1980 Volume 49 Issue 2 Pages 197-202
Solution culture experiments were conducted in order to investigate the effect of form of N supplied and pH level of the nutrient solution on Mn toxicities in vegetable crops. Materials tested were cucumber, tomato, spinach, cabbage, lettuce, and celery. Manganese was supplied at levels of 0.5, 30, and 100ppm. At each Mn level, NO3, NO3+NH4(1:1), and NH4 were supplied, with the total N concentration being held constant at 12me/l. The pH of the nutrient solution was adjusted to two levels, 4 and 6. Plants were grown under different treatments for about three weeks.
1. At the normal Mn level (0.5ppm), plants supplied with NH4 developed various injury symptoms, which were more severe at pH4 than at pH6. Excess Mn associated with NO3 and NO3+NH4 induced interveinal chlorosis on upper leaves in tomato and spinach, and marginal chlorosis on lower leaves in cabbage, lettuce, and celery. Both types of Mn-induced chlorosis were generally less severe with NO3+NH4 than with NO3, and in some cases these symptoms were less severe at pH4 than at pH 6. The incidence of necrotic brown spots due to Mn excess was reduced by increasing proportion of NH4 supply.
2. At the normal Mn level, the growth of plants supplied with NO3 and NO3+NH4 was almost equally good, but NH4 plants produced much more inhibited growth. With increasing Mn level in the nutrient solution the growth of plants supplied with NO3 and NO3+NH4 was inhibited, but in most cases NO3+NH4 produced better growth than NO3. In general, the growth of plants supplied with NH4 was almost constantly poor regardless of the Mn level in the nutrient solution. At the normal Mn level, plant growth at pH4 was generally inferior to that at pH6. At excess Mn levels, however, the difference of growth between two pH levels was reduced as compared with the normal Mn level, and pH4 often produced better growth than pH6 in NO3 and NO3+NH4 treatments.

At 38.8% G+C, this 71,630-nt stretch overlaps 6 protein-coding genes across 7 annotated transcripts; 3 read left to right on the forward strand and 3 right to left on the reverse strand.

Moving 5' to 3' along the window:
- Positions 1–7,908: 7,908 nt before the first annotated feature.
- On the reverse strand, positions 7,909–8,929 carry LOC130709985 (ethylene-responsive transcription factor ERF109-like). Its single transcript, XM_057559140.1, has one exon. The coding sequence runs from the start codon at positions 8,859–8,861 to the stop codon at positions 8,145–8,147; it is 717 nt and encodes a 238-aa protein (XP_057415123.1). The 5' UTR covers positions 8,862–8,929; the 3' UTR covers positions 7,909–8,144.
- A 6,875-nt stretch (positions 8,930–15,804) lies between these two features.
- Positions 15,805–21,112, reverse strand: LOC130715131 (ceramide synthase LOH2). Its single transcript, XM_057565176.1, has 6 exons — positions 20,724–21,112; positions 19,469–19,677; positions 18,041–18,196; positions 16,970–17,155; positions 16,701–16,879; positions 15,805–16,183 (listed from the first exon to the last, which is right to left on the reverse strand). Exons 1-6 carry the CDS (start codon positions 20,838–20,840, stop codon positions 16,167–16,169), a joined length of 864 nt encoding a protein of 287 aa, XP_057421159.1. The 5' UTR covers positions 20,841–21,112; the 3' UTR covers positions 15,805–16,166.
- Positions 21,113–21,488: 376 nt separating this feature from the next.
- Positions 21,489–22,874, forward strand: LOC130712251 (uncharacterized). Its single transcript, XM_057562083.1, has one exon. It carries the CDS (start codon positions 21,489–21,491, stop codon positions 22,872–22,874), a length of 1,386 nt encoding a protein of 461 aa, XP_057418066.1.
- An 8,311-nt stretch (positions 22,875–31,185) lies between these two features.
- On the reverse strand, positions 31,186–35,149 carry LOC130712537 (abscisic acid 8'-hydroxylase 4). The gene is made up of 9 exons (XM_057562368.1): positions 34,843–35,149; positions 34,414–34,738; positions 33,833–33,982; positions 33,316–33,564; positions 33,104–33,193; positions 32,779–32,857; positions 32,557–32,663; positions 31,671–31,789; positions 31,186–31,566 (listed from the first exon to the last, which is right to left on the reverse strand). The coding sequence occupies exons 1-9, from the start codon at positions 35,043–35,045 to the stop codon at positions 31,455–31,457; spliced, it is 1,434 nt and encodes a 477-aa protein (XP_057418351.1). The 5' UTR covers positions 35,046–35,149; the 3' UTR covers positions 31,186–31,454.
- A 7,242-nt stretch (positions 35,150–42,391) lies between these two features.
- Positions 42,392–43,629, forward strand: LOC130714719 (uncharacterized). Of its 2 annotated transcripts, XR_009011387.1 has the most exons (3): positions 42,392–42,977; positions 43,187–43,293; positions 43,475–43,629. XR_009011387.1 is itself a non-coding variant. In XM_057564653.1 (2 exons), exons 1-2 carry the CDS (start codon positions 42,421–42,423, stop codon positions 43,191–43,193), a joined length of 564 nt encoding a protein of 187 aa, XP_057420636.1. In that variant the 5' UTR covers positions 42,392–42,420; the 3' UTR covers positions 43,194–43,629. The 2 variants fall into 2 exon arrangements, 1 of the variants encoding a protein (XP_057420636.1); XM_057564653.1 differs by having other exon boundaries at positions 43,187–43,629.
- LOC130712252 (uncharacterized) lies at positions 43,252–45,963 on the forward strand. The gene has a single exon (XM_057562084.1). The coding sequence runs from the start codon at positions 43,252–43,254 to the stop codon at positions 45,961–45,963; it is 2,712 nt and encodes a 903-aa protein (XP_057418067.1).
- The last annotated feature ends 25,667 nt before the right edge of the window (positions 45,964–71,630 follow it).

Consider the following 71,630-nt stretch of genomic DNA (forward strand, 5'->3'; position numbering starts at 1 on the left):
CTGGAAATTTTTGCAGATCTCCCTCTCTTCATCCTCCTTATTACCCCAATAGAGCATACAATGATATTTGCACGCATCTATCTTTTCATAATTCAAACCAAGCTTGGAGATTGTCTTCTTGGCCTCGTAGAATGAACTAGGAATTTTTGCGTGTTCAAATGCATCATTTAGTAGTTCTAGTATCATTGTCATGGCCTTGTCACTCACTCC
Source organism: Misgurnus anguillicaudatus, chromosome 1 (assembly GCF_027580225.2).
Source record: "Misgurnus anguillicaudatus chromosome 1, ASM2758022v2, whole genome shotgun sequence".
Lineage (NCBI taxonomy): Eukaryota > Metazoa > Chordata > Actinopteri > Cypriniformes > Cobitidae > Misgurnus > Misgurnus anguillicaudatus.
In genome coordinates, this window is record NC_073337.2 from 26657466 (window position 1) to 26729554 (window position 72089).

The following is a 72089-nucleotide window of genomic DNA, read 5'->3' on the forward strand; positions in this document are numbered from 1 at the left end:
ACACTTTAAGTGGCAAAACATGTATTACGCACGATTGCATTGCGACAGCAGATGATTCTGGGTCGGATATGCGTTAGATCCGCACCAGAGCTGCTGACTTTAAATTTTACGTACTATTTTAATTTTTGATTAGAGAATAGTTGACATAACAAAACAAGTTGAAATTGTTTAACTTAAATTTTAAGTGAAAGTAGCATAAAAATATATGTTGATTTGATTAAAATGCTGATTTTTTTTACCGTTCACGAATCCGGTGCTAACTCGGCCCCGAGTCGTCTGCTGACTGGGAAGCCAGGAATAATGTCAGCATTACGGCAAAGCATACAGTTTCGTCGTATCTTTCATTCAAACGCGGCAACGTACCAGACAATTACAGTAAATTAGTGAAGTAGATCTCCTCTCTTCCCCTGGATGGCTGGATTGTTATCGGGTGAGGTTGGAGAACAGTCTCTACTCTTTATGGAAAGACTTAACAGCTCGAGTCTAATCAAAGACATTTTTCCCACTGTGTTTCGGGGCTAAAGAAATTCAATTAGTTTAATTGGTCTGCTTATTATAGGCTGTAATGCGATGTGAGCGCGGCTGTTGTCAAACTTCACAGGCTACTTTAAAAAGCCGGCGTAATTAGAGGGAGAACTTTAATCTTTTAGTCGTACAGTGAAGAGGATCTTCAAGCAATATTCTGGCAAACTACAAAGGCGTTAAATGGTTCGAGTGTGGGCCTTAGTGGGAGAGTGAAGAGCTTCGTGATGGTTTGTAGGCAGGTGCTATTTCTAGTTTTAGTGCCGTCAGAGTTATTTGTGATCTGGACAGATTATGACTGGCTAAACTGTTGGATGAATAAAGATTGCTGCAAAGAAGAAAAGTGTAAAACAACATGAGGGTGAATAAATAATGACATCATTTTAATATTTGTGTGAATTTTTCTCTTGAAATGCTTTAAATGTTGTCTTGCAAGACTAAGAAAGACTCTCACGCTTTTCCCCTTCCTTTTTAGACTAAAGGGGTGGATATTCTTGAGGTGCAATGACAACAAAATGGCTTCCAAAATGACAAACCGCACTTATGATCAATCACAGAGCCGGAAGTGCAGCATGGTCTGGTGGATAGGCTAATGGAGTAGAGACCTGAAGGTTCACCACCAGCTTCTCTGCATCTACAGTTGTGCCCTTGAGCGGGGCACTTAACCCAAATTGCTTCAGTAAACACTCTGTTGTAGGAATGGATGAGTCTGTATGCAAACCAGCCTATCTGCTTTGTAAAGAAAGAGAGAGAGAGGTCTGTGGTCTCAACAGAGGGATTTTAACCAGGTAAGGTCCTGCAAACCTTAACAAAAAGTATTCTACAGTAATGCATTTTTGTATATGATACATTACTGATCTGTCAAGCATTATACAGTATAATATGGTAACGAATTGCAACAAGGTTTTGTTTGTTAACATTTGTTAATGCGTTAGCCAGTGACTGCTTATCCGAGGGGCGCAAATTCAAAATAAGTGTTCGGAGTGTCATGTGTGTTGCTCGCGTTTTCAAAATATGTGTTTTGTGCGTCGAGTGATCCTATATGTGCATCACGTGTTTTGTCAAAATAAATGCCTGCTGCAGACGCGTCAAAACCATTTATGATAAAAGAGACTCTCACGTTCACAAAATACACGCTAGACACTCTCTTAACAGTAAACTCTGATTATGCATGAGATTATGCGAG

3. Increasing Mn level in the nutrient solution increased leaf Mn concentration, but increasing proportion of NH4 supply inhibited excess accumulation of Mn in leaves. The leaf Mn concentration was generally lower at pH4 than at pH6.
4. In general, the growth of plants supplied with NH4 was almost constantly poor regardless of leaf Mn concentration. On the other hand, in NO3 and NO3+NH4 treatments, the more the accumulation of Mn in leaves increased, the more the growth was inhibited regardless of N treatments. In spinach, however, the growth of plants supplied with NO3 and NO3+NH4 at pH 4 was more strongly affected by low pH than by leaf Mn concentration.
5. It may be concluded that NH4+ and H+, unless their own levels are injurious, exert marked effects in reducing Mn uptake and Mn toxicities in vegetable crops.